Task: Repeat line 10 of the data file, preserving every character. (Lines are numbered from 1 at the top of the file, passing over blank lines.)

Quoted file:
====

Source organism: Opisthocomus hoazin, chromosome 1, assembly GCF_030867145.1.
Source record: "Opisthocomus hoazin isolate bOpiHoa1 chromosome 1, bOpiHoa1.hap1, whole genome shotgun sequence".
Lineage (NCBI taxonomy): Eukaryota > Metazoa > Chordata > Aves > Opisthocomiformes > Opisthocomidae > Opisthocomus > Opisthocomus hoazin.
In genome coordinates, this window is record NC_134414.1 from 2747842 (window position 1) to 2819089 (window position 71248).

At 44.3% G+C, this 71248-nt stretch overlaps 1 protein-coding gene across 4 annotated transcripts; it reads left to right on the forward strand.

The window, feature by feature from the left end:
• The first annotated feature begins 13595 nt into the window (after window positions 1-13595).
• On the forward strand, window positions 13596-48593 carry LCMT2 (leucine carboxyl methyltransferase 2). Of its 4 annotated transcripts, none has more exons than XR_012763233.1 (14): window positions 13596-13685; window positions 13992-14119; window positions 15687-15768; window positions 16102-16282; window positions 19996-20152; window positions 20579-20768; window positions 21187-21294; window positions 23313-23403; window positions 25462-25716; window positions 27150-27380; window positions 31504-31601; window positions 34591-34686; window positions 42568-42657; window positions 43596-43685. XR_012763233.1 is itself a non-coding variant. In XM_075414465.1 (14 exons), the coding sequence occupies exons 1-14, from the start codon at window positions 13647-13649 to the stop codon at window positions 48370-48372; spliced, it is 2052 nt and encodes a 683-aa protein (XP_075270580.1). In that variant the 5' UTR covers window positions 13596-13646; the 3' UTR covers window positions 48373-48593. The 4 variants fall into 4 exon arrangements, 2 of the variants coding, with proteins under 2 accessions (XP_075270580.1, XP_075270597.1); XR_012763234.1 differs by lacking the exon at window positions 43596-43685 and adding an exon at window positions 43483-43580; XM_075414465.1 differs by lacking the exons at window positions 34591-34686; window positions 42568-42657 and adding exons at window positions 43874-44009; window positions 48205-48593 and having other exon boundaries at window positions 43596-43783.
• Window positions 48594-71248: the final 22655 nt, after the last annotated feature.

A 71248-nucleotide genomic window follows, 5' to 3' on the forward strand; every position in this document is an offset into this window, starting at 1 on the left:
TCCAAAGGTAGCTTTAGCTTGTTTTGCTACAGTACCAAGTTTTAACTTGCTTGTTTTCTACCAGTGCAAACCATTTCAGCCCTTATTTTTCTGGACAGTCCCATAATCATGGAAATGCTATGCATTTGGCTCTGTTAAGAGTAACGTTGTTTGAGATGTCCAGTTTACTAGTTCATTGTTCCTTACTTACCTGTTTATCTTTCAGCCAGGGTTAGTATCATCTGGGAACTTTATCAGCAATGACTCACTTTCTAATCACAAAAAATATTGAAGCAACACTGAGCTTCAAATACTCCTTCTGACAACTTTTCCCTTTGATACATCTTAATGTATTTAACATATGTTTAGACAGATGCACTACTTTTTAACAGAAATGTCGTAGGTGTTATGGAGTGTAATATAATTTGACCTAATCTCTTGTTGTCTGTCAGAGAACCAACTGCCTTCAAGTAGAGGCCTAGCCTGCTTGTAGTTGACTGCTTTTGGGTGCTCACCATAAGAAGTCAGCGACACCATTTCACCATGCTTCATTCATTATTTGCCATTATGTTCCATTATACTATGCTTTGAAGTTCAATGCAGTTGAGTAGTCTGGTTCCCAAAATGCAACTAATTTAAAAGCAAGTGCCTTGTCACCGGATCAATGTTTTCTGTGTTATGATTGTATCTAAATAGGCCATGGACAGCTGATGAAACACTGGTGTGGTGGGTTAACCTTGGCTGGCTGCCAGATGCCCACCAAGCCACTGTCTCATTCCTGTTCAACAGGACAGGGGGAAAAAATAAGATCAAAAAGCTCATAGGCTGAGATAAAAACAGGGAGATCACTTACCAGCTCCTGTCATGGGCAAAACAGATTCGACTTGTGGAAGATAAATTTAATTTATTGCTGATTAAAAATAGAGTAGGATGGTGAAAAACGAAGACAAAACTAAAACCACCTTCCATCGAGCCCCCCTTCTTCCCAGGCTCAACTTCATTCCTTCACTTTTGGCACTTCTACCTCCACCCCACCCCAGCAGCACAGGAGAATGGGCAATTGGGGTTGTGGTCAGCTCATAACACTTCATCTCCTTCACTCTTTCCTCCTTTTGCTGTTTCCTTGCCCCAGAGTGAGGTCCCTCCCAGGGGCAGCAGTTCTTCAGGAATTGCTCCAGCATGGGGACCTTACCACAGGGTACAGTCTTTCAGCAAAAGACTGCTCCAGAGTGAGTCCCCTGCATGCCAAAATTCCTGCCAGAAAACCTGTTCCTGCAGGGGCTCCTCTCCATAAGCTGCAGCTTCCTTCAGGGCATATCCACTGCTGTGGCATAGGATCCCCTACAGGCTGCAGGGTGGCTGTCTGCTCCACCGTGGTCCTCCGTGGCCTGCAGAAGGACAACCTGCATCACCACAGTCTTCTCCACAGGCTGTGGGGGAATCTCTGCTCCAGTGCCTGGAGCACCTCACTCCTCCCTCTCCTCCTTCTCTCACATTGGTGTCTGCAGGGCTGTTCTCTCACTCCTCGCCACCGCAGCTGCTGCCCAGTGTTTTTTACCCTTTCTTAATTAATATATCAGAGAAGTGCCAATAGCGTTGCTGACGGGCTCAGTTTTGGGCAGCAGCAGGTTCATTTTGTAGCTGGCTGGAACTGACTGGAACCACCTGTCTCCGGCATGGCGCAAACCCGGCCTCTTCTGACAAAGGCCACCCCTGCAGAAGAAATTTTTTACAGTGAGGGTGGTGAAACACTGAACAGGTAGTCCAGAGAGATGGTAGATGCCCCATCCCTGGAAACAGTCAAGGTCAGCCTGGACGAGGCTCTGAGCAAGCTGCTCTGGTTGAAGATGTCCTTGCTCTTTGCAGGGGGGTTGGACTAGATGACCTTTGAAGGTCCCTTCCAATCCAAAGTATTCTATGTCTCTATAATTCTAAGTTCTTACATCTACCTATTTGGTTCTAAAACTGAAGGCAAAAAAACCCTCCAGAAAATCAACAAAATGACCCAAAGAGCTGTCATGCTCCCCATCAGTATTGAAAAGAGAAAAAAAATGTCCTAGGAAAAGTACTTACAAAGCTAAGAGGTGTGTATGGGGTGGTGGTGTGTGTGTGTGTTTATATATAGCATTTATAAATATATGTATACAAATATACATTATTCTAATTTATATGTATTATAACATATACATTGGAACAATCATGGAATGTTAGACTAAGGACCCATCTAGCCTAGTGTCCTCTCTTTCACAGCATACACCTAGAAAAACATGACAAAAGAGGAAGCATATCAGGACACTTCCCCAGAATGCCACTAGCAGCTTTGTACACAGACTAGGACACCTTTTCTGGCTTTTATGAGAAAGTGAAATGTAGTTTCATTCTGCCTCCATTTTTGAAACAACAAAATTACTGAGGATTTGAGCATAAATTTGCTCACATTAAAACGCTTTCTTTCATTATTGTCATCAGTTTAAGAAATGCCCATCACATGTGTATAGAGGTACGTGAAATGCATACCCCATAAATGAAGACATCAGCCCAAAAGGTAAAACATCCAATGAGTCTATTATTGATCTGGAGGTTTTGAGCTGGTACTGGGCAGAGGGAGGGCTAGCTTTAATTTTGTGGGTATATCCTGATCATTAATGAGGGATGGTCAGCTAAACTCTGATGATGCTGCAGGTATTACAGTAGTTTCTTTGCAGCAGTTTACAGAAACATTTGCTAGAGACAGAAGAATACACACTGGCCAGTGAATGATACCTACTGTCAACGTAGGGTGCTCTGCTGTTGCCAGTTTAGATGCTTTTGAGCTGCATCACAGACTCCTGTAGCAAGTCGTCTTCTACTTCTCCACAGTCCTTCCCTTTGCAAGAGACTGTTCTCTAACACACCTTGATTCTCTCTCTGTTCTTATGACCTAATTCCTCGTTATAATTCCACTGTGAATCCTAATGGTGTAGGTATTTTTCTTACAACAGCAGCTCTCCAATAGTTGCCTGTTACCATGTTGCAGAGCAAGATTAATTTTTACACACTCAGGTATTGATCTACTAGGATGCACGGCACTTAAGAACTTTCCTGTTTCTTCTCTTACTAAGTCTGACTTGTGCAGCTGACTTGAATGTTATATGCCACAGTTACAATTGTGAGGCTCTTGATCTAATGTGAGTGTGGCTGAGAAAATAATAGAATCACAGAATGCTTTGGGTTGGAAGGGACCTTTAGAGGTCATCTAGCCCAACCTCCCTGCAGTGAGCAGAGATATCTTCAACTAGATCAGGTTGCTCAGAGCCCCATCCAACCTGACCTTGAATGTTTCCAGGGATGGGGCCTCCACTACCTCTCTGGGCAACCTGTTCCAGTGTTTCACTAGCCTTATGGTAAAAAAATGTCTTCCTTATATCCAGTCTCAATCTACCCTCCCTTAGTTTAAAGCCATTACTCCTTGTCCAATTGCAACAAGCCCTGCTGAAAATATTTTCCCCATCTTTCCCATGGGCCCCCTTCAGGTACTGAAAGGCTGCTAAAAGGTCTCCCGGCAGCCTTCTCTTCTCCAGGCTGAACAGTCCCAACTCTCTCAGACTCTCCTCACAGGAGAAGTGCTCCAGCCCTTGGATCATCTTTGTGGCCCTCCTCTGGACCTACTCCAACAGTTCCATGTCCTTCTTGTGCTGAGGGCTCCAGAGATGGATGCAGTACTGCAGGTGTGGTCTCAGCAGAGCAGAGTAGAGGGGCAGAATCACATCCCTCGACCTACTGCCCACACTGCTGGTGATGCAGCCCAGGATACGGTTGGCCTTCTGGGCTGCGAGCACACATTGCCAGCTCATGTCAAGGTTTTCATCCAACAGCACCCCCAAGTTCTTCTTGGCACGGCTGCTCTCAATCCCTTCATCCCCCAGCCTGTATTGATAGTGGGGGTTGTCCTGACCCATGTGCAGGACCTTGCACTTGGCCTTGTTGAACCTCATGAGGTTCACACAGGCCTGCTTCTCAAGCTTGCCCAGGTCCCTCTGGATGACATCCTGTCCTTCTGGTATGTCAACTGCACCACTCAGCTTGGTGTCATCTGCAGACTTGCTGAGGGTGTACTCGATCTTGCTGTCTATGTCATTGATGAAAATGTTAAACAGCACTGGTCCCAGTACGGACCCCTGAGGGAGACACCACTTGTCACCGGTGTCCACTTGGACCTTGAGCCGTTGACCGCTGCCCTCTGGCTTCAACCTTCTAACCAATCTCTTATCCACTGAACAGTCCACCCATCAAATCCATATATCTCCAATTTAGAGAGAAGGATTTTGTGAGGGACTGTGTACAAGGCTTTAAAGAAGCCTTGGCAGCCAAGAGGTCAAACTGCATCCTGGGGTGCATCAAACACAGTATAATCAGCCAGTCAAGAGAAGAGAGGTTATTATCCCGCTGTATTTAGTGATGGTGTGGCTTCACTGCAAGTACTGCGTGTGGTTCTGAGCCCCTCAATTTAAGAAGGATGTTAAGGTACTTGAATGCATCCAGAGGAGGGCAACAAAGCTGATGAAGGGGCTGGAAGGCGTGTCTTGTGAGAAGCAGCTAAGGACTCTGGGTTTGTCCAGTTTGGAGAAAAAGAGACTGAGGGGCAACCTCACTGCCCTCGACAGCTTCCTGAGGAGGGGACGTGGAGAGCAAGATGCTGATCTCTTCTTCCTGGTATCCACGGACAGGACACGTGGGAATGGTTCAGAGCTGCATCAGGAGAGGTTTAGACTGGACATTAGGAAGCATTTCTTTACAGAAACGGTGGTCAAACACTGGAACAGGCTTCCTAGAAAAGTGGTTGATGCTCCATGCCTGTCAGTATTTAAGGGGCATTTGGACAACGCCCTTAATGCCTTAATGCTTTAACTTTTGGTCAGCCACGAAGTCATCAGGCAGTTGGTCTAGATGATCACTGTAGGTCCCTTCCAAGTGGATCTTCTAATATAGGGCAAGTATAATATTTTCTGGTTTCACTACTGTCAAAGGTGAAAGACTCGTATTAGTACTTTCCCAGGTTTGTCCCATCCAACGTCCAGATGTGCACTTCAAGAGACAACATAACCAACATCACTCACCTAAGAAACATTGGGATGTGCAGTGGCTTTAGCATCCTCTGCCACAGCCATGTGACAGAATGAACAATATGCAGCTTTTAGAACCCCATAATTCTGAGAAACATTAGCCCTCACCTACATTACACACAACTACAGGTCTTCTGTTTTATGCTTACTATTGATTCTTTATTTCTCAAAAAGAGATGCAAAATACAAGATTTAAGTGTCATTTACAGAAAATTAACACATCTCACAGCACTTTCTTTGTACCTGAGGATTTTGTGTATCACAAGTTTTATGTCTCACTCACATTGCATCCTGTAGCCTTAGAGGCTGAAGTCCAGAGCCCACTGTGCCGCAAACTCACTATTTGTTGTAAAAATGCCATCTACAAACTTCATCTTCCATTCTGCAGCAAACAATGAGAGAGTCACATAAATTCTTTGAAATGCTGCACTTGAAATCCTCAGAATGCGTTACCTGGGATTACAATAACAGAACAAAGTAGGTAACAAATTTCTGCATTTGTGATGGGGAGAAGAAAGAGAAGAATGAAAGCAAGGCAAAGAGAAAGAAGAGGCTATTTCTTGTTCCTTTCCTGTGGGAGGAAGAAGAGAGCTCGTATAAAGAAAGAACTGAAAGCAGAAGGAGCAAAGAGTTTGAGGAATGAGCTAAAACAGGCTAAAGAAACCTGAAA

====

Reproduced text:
A 71248-nucleotide genomic window follows, 5' to 3' on the forward strand; every position in this document is an offset into this window, starting at 1 on the left: